Underexploited genres such as musicals can bring new audiences into theaters. They can also prove that filmmakers who subsume their themes into flesh-and-blood entertainment can convey a truer sense of American society than scolds or message-mongers.

The musical isn't the only genre that should get a shot in the arm this winter. My favorite Christmas movie of 1998 was the sequel to the 1995 classic Babe, the now-forgotten Babe: Pig in the City. As a fairy tale of an imperiled innocent in a chaotic and threatening metropolis, it ranked with Carol Reed's Oliver! (my favorite Christmas movie of 1968). As well as a genuinely Dickensian Yuletide film, it was a continually surprising and inventive call for interspecies understanding and civility: I still treasure the deep-seated humor and solemnity of a host of disenfranchised city animals lining up for food and expressing their appreciation to Babe, their provider, with the simple, resonant words, "Thank you, pig."

Full-blown computer-animation has swamped the wizardry that made live animals seem to talk in the Babe movies. Even Babe's producer and director, George Miller, succumbed to the CGI craze with his current hit Happy Feet. But Babe's more subtle type of sorcery promises to make a comeback with the new version of E.B. White's Charlotte's Web.

The makers of this live-action Charlotte's Web (opening Dec. 15) have striven to be far truer to the original than the 1973 cartoon feature, which featured banal songs like "Chin Up" and "I Can Talk!" With the ever-magical Dakota Fanning as Fern and Julia Roberts supplying the voice of Charlotte, the spider who takes over the protection of Fern's pet pig, Wilbur, the movie promises to express what Eudora Welty thought the book was all about: "friendship on earth, affection and protection, adventure and miracle, life and death, trust and treachery, pleasure and pain, and the passing of time."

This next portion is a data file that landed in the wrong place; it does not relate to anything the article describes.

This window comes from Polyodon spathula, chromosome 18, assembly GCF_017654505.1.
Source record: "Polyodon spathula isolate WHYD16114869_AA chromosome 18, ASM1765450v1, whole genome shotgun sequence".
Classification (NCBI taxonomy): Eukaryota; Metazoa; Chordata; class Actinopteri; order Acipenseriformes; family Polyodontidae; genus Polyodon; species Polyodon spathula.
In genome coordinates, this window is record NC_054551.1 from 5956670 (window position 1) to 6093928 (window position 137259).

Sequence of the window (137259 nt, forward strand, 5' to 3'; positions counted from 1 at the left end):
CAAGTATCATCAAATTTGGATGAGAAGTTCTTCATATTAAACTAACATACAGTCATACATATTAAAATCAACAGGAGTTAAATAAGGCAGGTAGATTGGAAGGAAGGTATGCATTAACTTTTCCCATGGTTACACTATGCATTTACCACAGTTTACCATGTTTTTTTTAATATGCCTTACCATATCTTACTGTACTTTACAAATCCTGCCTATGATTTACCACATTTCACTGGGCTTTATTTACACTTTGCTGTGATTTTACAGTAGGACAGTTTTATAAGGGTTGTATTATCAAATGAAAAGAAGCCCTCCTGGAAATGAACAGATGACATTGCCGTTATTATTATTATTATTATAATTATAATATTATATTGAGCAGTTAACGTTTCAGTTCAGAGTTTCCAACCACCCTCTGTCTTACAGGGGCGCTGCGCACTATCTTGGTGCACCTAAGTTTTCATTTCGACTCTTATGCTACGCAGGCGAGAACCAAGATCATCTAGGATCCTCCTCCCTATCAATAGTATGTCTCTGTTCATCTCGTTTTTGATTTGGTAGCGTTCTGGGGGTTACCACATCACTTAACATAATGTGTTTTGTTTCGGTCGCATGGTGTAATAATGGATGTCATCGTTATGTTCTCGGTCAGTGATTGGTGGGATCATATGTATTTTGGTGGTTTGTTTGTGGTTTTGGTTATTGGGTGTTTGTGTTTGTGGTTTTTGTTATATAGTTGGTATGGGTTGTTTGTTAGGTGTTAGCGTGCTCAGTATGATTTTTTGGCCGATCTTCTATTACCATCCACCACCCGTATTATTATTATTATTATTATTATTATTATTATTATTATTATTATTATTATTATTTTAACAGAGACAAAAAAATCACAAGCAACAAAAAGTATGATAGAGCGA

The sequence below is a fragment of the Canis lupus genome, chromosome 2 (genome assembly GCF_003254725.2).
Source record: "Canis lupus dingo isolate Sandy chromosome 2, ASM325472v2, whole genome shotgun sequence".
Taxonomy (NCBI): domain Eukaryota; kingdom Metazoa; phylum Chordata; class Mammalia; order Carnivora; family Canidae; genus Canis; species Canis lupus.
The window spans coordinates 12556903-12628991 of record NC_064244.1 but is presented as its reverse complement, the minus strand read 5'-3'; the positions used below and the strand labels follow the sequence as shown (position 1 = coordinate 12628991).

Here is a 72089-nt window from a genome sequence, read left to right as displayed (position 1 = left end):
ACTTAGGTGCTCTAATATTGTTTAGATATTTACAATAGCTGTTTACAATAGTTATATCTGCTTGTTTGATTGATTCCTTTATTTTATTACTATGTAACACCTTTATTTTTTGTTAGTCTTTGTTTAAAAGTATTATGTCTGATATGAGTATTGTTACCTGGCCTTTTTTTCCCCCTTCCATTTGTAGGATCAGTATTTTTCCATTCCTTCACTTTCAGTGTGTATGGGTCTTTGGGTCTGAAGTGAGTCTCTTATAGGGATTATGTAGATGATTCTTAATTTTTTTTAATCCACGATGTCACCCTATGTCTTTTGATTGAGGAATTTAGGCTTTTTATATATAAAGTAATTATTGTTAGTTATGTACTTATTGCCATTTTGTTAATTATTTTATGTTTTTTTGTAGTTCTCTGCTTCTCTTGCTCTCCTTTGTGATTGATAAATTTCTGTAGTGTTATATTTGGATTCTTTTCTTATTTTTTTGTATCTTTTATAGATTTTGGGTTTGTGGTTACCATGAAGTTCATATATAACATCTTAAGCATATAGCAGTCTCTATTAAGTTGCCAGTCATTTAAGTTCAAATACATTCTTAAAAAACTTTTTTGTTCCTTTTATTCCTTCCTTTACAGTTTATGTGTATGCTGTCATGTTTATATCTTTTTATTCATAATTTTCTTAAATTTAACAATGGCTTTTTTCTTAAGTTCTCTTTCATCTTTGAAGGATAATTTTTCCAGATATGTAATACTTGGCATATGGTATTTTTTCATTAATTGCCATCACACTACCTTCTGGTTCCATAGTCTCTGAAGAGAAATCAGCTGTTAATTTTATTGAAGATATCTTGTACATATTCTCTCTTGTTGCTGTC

Plus, it boasts that virtuoso of weaselly character parts, Steve Buscemi, as Templeton the rat, under the direction of Gary Winick (Tadpole, 13 Going on 30) from a script by Susannah Grant (Ever After, Erin Brockovich) and Karey Kirkpatrick (Chicken Run). With this pedigree, Charlotte's Web may have audiences saying, "Thank you, pig."

Sword and sorcery are in short supply with no Tolkien or C.S. Lewis or Harry Potter film in the offing. But Eragon (opening Dec. 15), the large-scale adaptation of youthful author Christopher Paolini's unexpected 2003 best-seller, may do more than fill the void. It surrounds newcomer Edward Speleers with the likes of Jeremy Irons, Djimon Hounsou and John Malkovich, and its tale of a youthful dragon-rider leading a rebel army against an evil king promises to follow in The Lord of The Rings tradition of making adults feel like kids again - and making kids feel like adults.

After all, flights of imagination can speak to us as directly as topical melodramas. To me, the key line of post-Sept. 11 moviemaking came when Frodo bemoaned being thrust into apocalyptic times, and Gandalf responded: "So do all who live to see such times, but that is not for them to decide. All we have to decide is what to do with the time that is given us."